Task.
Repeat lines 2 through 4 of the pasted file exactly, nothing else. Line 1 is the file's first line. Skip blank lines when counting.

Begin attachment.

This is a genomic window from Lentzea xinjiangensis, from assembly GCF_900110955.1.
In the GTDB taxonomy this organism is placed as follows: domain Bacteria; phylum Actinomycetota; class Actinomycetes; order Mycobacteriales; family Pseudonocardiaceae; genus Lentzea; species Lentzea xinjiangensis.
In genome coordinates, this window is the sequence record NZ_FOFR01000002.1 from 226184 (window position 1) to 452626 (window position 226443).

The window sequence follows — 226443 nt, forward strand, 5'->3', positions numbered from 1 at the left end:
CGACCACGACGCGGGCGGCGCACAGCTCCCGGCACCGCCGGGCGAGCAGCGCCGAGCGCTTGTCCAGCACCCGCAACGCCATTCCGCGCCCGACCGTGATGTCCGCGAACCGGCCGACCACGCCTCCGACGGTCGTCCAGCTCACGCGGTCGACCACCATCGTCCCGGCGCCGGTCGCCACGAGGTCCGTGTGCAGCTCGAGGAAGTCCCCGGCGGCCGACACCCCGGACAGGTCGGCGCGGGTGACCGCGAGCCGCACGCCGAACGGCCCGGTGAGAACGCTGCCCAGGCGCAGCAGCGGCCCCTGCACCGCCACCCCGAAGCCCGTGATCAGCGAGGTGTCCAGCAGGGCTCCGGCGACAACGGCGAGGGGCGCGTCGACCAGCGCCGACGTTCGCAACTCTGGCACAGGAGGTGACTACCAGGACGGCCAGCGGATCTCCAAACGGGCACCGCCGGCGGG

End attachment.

In the GTDB taxonomy this organism is placed as follows: domain Bacteria; phylum Actinomycetota; class Actinomycetes; order Mycobacteriales; family Pseudonocardiaceae; genus Lentzea; species Lentzea xinjiangensis.
In genome coordinates, this window is the sequence record NZ_FOFR01000002.1 from 226184 (window position 1) to 452626 (window position 226443).

The window sequence follows — 226443 nt, forward strand, 5'->3', positions numbered from 1 at the left end: